WASHINGTON - The word 'intern' might conjure up images of a Xerox-operating, coffee-grabbing summer, but that may no longer be the case. From trips to China, stints on movie sets and dodging white-water rapids, students across the country are finding out that there really are some sweet perks if you get into internships early.
An increasing number of high school and college students are trading in their lazy days of summer to gain job and life experience. There are the obvious benefits: job contacts, industry knowledge, and according to Monstertrak, an online job and internship bank, the majority of companies hire interns when they need to fill actual full-time staff positions.
But aside from those benefits, students are finding that the big benefits are anything but obvious.
Alex Asefaw, a 19-year-old from San Francisco, wasn't planning on doing much more than "hanging out on the streets" during his summer vacation. But instead, with a teacher's help, he filled out an application for the Bay Area Video Coalition, a media-training program for youth, which gave him a stipend to study video production.
It also helped him land a paid internship with UPN where for three months, Asefaw shot and edited film to produce his own segment on the history of "sagging." Not only did the internship keep Asefaw off the streets and from "doing things I wasn't supposed to be doing" but he got paid and it gave him insight into what might become his future career.
"It helped me find purpose," he said. "[Without] that, I might have been procrastinating, and before I never really knew if I wanted to go to college."
Asefaw, who just finished his freshman year at Alabama University, is considering going back to UPN this summer and he's already started working on another documentary.
"In my neighborhood there are a lot of killings and beefs between neighbors," Asefaw said. "As long as you live there and hang around there you are kind of a target. In a way, I guess you could say internships can keep kids off the street and in a way it could save lives."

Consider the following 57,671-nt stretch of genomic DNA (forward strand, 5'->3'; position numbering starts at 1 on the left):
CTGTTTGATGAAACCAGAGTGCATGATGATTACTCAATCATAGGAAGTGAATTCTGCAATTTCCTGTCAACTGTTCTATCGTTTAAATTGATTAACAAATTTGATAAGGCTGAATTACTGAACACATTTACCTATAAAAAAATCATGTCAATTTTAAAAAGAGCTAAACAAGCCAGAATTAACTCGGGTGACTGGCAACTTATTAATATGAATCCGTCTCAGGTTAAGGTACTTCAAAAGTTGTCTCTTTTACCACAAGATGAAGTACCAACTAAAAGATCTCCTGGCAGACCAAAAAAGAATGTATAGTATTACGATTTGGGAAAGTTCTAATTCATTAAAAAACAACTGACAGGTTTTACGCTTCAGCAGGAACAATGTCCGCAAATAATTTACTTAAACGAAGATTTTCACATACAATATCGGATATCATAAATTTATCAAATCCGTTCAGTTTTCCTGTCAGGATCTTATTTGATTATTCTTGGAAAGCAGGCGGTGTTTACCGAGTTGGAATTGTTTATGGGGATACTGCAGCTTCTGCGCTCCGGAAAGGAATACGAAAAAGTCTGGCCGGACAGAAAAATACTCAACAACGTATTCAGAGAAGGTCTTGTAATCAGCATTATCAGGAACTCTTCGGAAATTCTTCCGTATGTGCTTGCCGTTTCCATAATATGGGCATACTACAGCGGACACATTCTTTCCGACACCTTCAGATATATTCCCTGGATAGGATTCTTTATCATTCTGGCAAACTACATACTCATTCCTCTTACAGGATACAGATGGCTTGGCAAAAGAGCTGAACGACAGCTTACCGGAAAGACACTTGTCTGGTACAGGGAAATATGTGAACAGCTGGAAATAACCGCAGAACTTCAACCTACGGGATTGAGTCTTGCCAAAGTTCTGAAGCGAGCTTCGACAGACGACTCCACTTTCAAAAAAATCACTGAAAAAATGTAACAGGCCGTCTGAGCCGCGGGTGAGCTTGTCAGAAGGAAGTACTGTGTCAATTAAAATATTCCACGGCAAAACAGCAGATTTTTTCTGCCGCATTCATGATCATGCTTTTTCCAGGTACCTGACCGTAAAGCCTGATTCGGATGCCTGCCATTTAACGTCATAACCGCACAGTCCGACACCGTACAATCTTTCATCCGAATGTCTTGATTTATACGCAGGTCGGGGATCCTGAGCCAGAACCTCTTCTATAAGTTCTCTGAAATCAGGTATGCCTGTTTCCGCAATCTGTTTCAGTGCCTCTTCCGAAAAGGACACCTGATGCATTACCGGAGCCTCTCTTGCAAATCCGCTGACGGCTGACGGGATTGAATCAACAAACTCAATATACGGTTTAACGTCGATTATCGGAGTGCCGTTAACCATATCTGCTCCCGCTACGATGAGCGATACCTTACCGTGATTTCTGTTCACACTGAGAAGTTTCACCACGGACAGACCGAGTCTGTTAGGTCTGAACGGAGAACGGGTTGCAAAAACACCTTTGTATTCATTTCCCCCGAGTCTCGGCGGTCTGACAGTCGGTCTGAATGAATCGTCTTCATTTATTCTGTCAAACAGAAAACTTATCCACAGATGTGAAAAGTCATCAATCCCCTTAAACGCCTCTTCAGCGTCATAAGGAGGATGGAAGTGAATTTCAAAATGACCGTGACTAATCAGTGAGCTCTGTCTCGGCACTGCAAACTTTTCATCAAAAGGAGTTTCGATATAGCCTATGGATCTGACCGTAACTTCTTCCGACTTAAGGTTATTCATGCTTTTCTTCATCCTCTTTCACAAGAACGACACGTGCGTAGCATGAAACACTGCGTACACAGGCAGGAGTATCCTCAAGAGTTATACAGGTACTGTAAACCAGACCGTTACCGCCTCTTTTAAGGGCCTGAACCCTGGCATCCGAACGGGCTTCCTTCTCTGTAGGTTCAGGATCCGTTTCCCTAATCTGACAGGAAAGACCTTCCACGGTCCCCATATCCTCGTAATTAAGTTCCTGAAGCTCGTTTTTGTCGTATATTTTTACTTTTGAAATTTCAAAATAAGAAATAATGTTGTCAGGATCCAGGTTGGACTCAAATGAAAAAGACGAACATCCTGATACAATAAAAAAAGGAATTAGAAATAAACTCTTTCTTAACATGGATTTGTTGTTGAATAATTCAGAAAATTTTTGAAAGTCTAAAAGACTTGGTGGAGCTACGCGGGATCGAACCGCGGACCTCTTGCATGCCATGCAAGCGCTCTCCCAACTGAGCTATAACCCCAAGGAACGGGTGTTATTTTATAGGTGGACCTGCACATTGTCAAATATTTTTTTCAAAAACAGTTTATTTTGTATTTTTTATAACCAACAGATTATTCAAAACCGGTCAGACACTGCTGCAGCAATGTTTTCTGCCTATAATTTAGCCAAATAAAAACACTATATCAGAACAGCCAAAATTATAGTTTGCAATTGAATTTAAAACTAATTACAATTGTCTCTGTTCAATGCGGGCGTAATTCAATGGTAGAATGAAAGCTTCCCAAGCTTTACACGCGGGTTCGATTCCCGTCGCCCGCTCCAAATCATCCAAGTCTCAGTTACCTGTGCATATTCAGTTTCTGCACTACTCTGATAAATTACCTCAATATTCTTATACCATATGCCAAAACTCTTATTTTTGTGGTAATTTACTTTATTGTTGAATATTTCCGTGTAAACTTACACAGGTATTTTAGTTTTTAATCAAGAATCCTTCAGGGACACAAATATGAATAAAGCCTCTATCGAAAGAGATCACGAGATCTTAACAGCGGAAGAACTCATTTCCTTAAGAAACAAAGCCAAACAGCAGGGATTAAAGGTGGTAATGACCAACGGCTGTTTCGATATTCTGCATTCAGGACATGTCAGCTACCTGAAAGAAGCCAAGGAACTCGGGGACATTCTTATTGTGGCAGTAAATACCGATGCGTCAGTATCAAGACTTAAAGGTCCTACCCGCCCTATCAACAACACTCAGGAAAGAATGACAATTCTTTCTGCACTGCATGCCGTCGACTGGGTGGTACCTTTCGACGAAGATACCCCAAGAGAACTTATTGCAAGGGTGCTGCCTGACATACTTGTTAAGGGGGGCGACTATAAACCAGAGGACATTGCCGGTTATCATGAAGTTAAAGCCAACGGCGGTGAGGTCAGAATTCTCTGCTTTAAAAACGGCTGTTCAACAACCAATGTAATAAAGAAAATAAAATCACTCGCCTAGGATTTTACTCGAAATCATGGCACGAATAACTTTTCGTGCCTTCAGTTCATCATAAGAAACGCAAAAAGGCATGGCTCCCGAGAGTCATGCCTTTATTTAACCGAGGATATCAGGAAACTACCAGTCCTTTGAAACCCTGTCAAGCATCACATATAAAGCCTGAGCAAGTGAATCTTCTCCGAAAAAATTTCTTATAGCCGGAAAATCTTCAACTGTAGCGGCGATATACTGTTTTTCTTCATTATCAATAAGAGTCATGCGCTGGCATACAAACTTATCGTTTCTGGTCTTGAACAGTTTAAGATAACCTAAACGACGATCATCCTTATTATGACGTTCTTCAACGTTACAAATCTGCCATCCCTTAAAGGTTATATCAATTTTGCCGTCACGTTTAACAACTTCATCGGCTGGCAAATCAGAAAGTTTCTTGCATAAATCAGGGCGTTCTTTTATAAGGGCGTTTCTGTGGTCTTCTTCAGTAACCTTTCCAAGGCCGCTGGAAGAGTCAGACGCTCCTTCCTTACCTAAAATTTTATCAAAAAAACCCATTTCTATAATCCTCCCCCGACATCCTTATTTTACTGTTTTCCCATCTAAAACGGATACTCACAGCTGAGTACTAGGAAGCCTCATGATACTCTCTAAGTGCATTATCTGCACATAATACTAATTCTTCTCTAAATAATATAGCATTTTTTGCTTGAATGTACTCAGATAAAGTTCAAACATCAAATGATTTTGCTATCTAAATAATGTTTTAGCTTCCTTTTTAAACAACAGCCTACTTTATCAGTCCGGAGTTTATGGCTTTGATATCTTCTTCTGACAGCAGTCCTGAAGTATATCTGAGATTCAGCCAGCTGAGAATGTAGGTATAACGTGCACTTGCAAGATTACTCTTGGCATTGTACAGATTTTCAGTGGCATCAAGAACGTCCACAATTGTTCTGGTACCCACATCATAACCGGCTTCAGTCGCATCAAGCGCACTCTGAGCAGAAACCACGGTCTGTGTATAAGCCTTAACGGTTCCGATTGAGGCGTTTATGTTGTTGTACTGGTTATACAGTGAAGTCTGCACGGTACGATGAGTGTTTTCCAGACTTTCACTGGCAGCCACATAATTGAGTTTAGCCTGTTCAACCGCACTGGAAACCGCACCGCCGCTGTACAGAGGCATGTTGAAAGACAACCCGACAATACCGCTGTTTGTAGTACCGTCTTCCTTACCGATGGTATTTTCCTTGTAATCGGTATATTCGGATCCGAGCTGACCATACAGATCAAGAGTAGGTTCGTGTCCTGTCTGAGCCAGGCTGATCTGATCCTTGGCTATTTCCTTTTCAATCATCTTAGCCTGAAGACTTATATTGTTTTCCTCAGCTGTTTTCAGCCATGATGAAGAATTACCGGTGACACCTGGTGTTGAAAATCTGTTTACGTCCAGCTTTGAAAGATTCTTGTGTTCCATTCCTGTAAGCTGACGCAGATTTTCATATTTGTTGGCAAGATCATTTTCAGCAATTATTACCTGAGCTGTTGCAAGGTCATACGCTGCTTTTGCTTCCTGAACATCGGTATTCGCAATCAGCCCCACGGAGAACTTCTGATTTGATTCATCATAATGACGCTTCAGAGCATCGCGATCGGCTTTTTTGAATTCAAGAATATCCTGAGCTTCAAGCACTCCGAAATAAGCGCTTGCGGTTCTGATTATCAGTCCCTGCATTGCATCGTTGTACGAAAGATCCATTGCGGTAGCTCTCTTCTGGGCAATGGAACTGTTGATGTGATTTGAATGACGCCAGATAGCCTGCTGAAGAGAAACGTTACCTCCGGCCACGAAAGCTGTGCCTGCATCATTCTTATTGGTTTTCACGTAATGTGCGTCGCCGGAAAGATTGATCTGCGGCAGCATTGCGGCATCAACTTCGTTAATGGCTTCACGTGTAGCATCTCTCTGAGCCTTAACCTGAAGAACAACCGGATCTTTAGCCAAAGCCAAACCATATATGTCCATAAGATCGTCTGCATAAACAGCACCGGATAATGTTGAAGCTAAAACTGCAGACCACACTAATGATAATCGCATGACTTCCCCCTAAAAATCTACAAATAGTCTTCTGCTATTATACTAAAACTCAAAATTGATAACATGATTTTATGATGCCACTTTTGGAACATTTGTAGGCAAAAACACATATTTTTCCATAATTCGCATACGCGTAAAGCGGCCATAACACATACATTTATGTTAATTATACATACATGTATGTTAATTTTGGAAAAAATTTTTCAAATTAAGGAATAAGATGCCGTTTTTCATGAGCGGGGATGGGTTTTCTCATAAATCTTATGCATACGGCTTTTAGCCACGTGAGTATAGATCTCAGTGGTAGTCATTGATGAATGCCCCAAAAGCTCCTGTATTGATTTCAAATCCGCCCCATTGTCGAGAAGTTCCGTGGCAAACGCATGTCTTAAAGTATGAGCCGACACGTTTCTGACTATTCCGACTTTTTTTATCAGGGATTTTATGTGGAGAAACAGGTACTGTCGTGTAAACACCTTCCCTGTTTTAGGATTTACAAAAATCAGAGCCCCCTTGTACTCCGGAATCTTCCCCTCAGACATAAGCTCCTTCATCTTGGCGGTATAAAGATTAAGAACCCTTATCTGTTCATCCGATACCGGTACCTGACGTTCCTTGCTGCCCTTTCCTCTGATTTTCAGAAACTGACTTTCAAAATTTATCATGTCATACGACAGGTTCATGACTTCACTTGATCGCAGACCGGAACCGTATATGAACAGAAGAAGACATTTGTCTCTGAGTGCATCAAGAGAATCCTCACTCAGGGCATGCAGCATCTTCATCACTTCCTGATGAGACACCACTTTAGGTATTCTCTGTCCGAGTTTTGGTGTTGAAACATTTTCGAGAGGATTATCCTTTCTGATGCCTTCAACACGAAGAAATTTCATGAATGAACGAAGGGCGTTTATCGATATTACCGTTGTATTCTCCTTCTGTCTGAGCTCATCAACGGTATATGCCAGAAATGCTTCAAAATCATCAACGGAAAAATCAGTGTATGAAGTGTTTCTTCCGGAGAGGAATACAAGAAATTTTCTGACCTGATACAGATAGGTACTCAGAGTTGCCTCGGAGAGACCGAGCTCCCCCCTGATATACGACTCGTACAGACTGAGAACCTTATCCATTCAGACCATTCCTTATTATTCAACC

Gissella Martinez, a 20-year-old senior at Jacksonville in Florida who recently returned from an internship in the Philippines, is banking on her experience to help her save some lives.
"I always wanted to do Third World medical work and going [to the Philippines] opened up my eyes and made me want to do a lot of medical work," Martinez said.
Martinez knew she would be bringing food to children and playing games with them, but she had no idea what kind of impact that would have her life.
When she visited an orphanage she was surprised to see all the children crying - not for food but for attention. "They just cried and cried until someone picked them up," Martinez said. "All they wanted was a warm embrace."
Angela Morin's internship in Australia was a little more tame than a trip to a Pilipino orphanage, but beneficial nonetheless. A pharmaceutical student at Northeastern University, she was able to work in an Australian pharmacy and watch information she had read about in textbooks come alive.
"Now that I'm studying for the pharmaceutical boards I feel like I understand better, because I actually did it, instead of just learning from a book," Morin said.
This summer, when the last bell rings and your notebooks hit the trash, enjoy a few relaxing days and then do what it takes - ask your teachers, search the Internet - to find yourself an internship.
- By Lauren Dake, Medill News Service